• Kerry Keeble

Making A Quilt? Why?

What on earth are you doing? What's the point in cutting up perfectly good pieces of fabric into smaller pieces and sewing it back together? Why do you even want to do that?


Honest questions that I get asked all the time, mostly on holiday or on the train when I am desperately trying to grow my EPP project that should have been finished several months (read years) ago.



Questions that are usually followed by 'oooh I just wouldn't have the patience'. Historically quilting was far more utilitarian born out of a need to keep warm at night but with little resource and scare supplies, so any small piece of fabric that could be used, was added to another until larger pieces were made and then turned into quilts. Nowadays though for a lot of people, this isn't the case, blankets can be bought in all forms and fabric is available in abundance - so why do we quilt?

I've long been of the opinion that buying fabric and making anything out of it, in my case quilts, are two entirely separate hobbies, unfortunately my poor husband is still very much in denial about this - the fabric collecting is something I will have to tackle in another post, #tulapink is all I can say!

I thoroughly enjoy the whole process of selecting a quilt block or pattern based on who I'm making it for or why I'm making it, choosing fabrics and colours that bring the quilt to life and then there is the making process - watching as each little section gets bigger and starts to take shape, eventually becoming a completed quilt top.




I've made all sorts of quilts from lap size to king size, machine pieced, paper pieced (my fav!), group quilts, baby quilts, wedding quilts and everything in between. I'm also lucky enough to have made several custom quilts and commissions, something I am very proud of and continue to do.

There are lots of creative things I could do though, so why do I make quilts? It's simple really - to combat loneliness, by somehow feeling connected to like minded and other fabric loving people like me.

I moved to the UK when I was 13 years old, I left my friends, my culture, the sunshine and everything I'd ever known on the other side of the world in South Africa, a severe shock to the system is an understatement. I started school in September 1998 in Year 9 - another severe shock to the system, where I'm from it's quite common to go to Nursery then move to Primary School and then to Secondary School without the people in your class, however when I moved here I learnt that more often than not everyone goes to the same Nursery then to the same Primary School etc so by the time I joined in Year 9 at the age of 13, many had already been together for a very long time.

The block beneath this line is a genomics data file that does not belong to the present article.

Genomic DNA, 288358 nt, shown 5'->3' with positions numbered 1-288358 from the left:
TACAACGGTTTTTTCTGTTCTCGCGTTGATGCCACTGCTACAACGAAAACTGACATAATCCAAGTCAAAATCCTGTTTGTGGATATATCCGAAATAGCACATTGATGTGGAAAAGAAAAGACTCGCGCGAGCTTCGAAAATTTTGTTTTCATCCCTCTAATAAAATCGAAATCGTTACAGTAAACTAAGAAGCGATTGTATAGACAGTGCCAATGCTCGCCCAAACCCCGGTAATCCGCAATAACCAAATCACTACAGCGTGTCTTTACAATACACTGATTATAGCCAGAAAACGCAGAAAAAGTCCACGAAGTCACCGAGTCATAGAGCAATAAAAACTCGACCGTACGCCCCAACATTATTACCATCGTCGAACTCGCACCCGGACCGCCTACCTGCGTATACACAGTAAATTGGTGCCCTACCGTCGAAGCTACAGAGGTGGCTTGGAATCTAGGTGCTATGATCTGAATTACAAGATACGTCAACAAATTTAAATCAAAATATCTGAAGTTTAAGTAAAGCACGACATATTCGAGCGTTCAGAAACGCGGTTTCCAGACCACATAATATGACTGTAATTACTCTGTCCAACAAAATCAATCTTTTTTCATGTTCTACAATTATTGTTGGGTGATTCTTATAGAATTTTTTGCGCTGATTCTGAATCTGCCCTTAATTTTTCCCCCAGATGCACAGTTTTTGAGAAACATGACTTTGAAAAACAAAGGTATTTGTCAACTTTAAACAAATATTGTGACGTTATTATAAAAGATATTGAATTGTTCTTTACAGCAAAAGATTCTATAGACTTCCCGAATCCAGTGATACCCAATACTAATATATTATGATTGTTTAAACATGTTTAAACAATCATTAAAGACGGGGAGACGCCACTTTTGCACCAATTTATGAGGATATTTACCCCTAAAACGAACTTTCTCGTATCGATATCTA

It wasn't that people were necessarily unfriendly but it was very apparent that they already had their friends and on top of that I was different, I spoke funny, I didn't know about the popular things or have the right sized waistline or celebrity crushes - PJ and Duncan could have been a takeaway place for all I knew, so it was both a daunting and lonely time.


My best friend lives on the other side of the world, she always has, thankfully we're both able to travel and use WhatsApp, Facebook etc now but it's not the same, she's my person and I miss her everyday. We speak all the time but I've always felt lonely so I guess I was looking for something that would help me notice her absence a little less.

I've long believed that any form of craft or doing something that makes you happy, is great for ones well-being and mental health and I think that this is even more important in today's society where so many people have forgotten how to simply be kind to each other.

I started my quilting journey by doing a beginners class where I met some fantastic ladies, a few of us went on to do a slightly more advanced course where we met a couple more and we are still firm friends, meeting once a month for our own stitch and bitch. We even have our own mini retreats where we rent a beautiful cottage somewhere in the country - usually in the vicinity of at least one quilting shop and have a 'sew in' for four days, we've had four so far, this year marks our 10th as a completely mad bunch of quilting friends.

These wonderful women who I am very proud to call my friends are so inspirational, I've learnt so much from them and continue to do so, they are supportive and encouraging and I honestly wouldn't be half the quilter I am today if it hadn't been for them.




So why do I quilt?


Because it feeds my soul, I love creating, I love learning and I enjoy spending time with like minded people, who despite what life might throw up enjoy making beautiful things to reflect their joy and colour.


So that's my story, that's why I love to quilt, if you'd like to share your story please do get in touch, I'd love to hear it!

Happy Quilting


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